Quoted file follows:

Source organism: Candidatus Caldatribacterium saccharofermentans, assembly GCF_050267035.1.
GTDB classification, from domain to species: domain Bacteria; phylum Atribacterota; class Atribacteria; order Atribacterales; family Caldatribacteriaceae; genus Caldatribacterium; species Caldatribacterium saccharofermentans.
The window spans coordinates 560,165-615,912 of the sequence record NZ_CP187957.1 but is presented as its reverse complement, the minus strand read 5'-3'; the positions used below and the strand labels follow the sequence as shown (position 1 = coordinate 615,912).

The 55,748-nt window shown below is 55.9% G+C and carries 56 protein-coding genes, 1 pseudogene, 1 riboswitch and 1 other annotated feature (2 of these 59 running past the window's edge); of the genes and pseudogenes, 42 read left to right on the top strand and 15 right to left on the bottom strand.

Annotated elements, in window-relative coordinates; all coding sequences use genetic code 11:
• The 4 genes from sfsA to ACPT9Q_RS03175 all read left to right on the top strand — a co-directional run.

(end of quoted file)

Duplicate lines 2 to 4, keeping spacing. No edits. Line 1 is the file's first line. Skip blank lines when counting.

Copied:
GTDB classification, from domain to species: domain Bacteria; phylum Atribacterota; class Atribacteria; order Atribacterales; family Caldatribacteriaceae; genus Caldatribacterium; species Caldatribacterium saccharofermentans.
The window spans coordinates 560,165-615,912 of the sequence record NZ_CP187957.1 but is presented as its reverse complement, the minus strand read 5'-3'; the positions used below and the strand labels follow the sequence as shown (position 1 = coordinate 615,912).

The 55,748-nt window shown below is 55.9% G+C and carries 56 protein-coding genes, 1 pseudogene, 1 riboswitch and 1 other annotated feature (2 of these 59 running past the window's edge); of the genes and pseudogenes, 42 read left to right on the top strand and 15 right to left on the bottom strand.